Many people felt their heating bills were higher in the past year compared to other years.
If you thought that your heating costs were expensive last year, the National Energy Assistance Director Association has some news for you. They say that on average, the cost of heating your home will go up by about 17% which averages out to around $177.
Considering the fact that we’ve already seen a significant hike in the price of heating our homes last year, this is going to hurt. In fact, NEADA says that the cost of heating the average home has gone up by 35% since 2020.
They do have some suggestions on why this may be happening. A climate economist at Columbia business school, Gernot Wagner, has the following to say on his website:
“Putin’s invasion of Ukraine on Feb. 24 has a lot to do with this, not exclusively. There are many other factors at play. As long as we are dependent on commodities, like oil, coal and especially gas in this case, to heat our homes or power our economy, we will be vulnerable to their price fluctuations.”
Even though it may seem bad that we have to pay more for heating costs, he does say that there is a silver lining to that black cloud. The recovery economically from the pandemic may have increased as a result of what has happened.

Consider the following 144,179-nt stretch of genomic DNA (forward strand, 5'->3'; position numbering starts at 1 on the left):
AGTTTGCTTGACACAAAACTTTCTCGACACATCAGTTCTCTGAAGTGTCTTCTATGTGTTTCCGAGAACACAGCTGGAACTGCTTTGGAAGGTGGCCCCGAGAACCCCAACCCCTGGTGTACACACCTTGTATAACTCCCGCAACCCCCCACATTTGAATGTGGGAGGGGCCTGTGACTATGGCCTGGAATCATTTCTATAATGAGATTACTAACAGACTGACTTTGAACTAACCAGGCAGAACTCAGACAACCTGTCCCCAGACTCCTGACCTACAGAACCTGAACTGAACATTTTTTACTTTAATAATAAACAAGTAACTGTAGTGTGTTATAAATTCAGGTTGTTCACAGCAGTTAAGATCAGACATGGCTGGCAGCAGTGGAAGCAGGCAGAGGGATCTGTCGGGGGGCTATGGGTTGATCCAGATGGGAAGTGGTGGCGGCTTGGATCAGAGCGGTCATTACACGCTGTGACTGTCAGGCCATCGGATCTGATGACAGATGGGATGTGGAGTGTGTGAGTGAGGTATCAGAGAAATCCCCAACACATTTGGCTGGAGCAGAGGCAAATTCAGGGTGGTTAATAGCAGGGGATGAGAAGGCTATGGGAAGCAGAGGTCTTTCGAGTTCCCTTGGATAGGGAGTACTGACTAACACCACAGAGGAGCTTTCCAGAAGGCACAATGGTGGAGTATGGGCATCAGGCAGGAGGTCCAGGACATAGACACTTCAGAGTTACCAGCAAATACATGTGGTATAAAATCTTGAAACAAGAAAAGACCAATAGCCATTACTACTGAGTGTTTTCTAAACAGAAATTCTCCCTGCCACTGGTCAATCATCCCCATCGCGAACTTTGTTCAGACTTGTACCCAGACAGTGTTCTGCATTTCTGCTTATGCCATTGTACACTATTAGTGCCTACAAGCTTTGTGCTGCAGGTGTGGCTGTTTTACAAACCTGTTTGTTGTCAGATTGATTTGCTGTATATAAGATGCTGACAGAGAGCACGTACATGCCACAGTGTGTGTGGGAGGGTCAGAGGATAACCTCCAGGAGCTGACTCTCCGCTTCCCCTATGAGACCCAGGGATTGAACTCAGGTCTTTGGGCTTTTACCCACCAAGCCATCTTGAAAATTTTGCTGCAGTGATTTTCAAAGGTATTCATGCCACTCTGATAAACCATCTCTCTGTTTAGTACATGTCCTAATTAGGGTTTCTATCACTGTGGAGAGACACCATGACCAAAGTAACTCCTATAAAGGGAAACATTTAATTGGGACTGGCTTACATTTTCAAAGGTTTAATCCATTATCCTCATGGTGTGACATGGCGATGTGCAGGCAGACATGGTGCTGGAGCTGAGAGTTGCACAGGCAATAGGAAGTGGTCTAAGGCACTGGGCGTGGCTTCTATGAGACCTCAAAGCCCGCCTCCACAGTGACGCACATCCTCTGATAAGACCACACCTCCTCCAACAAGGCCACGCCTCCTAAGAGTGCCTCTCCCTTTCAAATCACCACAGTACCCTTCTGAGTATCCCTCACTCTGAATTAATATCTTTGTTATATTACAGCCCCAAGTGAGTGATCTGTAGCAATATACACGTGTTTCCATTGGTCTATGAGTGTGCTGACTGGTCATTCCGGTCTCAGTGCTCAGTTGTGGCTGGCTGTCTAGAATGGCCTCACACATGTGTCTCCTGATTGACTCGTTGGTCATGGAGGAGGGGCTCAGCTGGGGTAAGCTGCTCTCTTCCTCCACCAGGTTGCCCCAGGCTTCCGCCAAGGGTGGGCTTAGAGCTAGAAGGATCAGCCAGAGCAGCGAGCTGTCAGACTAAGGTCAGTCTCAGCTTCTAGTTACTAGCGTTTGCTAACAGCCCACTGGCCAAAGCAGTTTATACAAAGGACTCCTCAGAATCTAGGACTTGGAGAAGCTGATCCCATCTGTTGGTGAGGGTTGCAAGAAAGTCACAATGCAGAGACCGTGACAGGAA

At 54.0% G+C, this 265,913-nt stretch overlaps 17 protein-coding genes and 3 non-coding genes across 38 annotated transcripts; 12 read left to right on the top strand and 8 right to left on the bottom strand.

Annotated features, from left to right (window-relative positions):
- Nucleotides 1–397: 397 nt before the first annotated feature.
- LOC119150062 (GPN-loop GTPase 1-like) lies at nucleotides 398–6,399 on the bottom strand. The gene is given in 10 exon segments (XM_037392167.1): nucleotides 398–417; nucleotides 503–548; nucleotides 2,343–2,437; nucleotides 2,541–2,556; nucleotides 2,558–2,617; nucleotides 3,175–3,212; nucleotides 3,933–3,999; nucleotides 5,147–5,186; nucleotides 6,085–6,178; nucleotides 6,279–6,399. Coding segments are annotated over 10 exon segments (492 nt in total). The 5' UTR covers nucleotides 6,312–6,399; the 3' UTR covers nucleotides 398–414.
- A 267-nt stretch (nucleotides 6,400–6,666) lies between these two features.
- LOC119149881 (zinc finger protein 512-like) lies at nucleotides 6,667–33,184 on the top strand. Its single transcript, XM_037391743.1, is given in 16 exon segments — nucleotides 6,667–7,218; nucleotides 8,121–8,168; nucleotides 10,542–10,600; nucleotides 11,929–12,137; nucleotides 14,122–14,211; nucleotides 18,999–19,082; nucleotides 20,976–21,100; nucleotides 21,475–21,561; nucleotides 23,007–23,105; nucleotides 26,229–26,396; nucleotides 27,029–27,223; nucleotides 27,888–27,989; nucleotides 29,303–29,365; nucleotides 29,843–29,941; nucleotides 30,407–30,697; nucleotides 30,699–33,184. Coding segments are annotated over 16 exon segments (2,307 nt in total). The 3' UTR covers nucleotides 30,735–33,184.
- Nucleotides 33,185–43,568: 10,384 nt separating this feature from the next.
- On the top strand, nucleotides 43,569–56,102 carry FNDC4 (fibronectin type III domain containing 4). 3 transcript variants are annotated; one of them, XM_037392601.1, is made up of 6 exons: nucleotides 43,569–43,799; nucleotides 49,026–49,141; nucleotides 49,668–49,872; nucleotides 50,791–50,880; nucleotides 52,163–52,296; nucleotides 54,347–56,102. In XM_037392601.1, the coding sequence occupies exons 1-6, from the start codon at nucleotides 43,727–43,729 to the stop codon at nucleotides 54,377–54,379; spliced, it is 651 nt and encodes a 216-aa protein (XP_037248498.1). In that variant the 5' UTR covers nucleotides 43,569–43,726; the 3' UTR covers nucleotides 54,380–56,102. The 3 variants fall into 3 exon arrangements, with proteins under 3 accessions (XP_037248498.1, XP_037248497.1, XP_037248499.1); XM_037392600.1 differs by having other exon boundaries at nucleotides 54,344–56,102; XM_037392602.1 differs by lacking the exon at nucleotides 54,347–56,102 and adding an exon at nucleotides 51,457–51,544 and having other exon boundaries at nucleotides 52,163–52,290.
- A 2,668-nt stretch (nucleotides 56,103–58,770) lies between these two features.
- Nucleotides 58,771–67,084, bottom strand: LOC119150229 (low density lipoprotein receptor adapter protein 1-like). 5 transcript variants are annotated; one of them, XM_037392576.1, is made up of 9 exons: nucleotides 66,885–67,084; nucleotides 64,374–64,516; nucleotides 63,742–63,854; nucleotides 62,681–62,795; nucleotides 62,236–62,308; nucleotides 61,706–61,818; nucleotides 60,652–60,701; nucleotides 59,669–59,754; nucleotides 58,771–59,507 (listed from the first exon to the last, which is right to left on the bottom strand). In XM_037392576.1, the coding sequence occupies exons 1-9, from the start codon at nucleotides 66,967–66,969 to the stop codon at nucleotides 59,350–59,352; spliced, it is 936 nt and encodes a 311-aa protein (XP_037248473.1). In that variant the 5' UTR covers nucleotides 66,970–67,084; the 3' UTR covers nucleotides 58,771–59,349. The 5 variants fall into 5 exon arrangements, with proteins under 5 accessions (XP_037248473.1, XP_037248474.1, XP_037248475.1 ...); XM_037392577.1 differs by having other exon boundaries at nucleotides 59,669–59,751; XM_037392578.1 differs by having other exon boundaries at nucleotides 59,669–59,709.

He goes on to say that the answer is to get off of fossil fuels, something that has been talked about quite a bit over the past several decades.
That doesn’t mean that it is going to be easy and even Wagner admits that it is going to take a lot of investment. In the meantime, however, many households are going to feel the crunch this winter as the heating prices go up.
Some lower-income families may end up falling behind on their utility bills when they have to make the decision between buying food, medicine, or paying the rent.
In order to help supplement the increased cost, the NEADA is seeking $5 billion from Congress to assist the Low Income Home Energy Assistance Program so that the cost of heating is covered. This would also be beneficial during the warmer months when we have to cool our homes.
Wagner went on to say: “Our electric grid, in part, runs on natural gas. If we burn more natural gas over the summer to cover peak electricity because of extreme heat, that, too, contributes to higher natural gas prices in the winter.”
He also said that people can take practical steps to lower how much they are spending on heating costs. Insulating the homes and electrifying everything are the primary solutions he offers. The other is to de-carbonize the electrical grid.SKM: below-content placeholder